Back in February, the Arizona Coyotes celebrated Black History Month with several initiatives, both within the organization and externally.
One such event, a speaker series through the club’s Diversity & Inclusion Committee, brought together filmmaker Damon Kwamé Mason and Xavier Gutierrez, the Coyotes’ President and CEO.
Mason was asked what the Coyotes could do to make a real difference. His response was to bring diversity to the coaching ranks of professional hockey.
Seven months later, the Coyotes are launching a coaching internship program that will allow coaches from diverse backgrounds to learn from and work with head coach André Tourigny and the NHL staff at the team’s prospect development camp that opens Thursday.
Duanté Abercrombie, assistant coach at Division III Stevenson University in Maryland and a juniors coach in the Washington D.C. area, joins skills development coach Nathaniel Brooks of Toronto, a former Ontario (Canada) Hockey League and United States Hockey League player, as the first two coaches to be invited to the inaugural program. Both were headed to Arizona on Wednesday in time for the Coyotes’ development camp from Sept. 9 to 13.
“It’s been a real whirlwind. I’m still kind of in shock,” Abercrombie said Tuesday. “You grow up wanting to be a part of the NHL, obviously as a player when you’re younger because you’re still playing. But I’ve had some very influential individuals come to me and say ‘Duante, you’d do a great job as a coach, so that’s an avenue you might want to test.’ So it’s just been nonstop since I set foot into coaching professionally.”
The major difference this week being that, even if only for a few days, Abercrombie and Brooks will get the opportunity to be in the dressing rooms and on the ice and in coaches meetings at the NHL level.
It was Mason who reached out to Abercrombie and Brooks to connect them with the Coyotes, and both Tourigny and General Manager Bill Armstrong were supportive of the internship program.
Brooks has a few things in common with Armstrong that surely piqued the GM’s interest. Both are from the Richmond Hill area of greater Toronto, and both are former players for the Oshawa Generals of the OHL. Brooks is also familiar with Tourigny’s work as a juniors coach in Canada.
“As someone who played at a high level and never had the opportunity at the NHL level, and someone who has been coaching now almost 10 years, working my way up, this is the opportunity that I’ve been waiting for,” Brooks said. “To be able to come down and learn from the best and be around and see how things are done, to me it’s the opportunity of a lifetime. So honestly it means everything.”
Brooks has been active in bringing hockey to diverse communities in Toronto’s lower income areas, and his work is in line with the mission of a players’ collective born out of social justice movements from last year, the Hockey Diversity Alliance.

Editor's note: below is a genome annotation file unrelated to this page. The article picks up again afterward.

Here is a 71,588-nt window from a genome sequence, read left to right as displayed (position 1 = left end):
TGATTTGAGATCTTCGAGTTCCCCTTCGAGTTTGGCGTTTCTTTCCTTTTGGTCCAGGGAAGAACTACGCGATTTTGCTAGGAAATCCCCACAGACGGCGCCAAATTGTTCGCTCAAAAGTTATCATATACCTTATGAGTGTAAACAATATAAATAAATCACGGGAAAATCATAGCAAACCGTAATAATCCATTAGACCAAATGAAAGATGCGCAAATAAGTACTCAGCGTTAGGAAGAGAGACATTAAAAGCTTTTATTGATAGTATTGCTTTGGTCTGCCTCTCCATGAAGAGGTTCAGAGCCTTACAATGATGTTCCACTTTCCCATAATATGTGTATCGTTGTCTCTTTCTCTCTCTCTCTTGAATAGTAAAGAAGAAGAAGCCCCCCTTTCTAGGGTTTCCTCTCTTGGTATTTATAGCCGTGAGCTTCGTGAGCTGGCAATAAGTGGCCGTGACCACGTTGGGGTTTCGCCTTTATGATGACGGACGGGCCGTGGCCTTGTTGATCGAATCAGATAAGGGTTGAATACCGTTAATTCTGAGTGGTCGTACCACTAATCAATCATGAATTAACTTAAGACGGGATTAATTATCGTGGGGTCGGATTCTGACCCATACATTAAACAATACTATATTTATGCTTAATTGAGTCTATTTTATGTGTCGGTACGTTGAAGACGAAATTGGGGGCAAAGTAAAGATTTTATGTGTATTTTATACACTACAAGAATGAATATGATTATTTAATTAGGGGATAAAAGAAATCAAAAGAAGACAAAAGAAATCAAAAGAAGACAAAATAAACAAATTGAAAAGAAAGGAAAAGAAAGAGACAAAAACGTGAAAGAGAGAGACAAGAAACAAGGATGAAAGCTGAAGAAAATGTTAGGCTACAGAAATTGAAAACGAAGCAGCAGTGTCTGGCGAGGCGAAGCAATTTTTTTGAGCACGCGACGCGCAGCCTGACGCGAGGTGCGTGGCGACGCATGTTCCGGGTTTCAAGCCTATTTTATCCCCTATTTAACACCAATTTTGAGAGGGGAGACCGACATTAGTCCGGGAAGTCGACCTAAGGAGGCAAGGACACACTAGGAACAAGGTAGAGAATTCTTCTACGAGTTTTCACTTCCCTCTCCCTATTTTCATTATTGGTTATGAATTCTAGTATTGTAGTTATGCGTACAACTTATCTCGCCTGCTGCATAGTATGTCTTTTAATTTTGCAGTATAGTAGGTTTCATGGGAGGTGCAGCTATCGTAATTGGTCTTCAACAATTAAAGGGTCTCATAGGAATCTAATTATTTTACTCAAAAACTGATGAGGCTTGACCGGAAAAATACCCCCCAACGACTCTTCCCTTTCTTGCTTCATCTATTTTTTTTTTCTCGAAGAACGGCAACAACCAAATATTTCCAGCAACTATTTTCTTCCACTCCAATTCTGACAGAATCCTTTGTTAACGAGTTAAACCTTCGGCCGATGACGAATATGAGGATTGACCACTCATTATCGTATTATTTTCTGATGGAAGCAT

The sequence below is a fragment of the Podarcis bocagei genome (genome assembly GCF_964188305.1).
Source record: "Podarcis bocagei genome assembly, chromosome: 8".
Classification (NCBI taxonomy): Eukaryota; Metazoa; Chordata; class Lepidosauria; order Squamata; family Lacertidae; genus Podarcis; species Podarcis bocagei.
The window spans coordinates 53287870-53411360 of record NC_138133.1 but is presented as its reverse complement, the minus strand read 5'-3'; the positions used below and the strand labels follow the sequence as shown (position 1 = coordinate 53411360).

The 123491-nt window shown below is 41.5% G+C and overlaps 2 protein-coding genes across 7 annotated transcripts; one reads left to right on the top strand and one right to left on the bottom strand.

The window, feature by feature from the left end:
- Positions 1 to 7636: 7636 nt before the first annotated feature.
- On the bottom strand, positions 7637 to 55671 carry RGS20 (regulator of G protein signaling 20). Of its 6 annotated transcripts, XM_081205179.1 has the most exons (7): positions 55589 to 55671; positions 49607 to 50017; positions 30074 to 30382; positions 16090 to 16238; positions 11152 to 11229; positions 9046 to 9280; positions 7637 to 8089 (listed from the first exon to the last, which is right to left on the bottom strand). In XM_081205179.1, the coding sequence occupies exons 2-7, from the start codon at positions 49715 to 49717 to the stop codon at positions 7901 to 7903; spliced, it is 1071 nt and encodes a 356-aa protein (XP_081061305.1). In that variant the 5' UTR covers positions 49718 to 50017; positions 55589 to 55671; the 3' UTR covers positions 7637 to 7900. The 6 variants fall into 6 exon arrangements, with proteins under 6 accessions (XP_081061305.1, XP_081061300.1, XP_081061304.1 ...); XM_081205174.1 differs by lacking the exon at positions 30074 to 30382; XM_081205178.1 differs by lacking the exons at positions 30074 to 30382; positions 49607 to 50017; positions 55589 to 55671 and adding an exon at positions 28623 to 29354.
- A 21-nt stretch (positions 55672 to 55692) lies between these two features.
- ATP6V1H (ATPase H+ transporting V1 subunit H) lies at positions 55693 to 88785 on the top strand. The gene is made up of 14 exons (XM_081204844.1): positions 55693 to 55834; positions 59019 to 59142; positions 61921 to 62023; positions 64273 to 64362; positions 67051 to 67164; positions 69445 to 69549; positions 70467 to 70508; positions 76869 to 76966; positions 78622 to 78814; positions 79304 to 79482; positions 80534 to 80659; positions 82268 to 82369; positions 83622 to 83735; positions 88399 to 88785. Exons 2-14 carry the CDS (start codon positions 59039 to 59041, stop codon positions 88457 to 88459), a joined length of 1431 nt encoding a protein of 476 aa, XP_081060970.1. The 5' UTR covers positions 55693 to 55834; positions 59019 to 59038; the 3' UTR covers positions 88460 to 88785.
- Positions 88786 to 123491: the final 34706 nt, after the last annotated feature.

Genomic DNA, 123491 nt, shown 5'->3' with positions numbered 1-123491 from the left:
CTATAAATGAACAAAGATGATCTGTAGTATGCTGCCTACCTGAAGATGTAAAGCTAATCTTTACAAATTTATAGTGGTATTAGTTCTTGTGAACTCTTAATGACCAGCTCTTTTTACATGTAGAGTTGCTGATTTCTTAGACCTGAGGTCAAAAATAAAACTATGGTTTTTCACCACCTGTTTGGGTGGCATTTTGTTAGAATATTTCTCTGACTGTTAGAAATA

Abercrombie, who looks forward to meeting former Coyotes player Shane Doan because he has long admired him, said he’s proud the opportunity has come his way.
“When it comes to being, quote unquote, a trail blazer or one of the first to do something, I’d rather it be me so at least I know I can say to myself, I feel like it was done the right way,” Abercrombie said.
Armstrong said Tourigny and the Coyotes coaches are looking forward to the arrival of the two interns.
“This will be a great opportunity for Duante and Nathaniel to interact and learn from an NHL coaching staff and expand their knowledge about the game and the profession,” Armstrong said in a statement from the club.
“They are both impressive individuals and this will be a great opportunity for them to gain first-hand experience regarding practice and game preparation, communication with coaches and players and time management,” Tourigny said.
Abercrombie and Brooks will, on Sept. 13, serve as assistant coaches and be on the benches for the Coyotes prospects scrimmage at Gila River Arena. That will be the final night of the camp.
The Coyotes have, in the past year, made diversity and inclusion a priority even as the organization looks for a new home in the Valley and engages in a full rebuild of the roster with an eye toward the future.
“We are very focused on using the power of sports and the power of our platform to make a difference,” Gutierrez said. “We think this is just another opportunity for us to make an impact.
“We certainly are excited to be the first organization, and we’re hoping we won’t be the only one,” Gutierrez said of the internship, which the club intends to offer annually going forward. “We’re hopeful that our colleagues across the NHL see the importance of bringing diverse talent to the coaching ranks, and to really use opportunities like development camp to make that opportunity come to life.”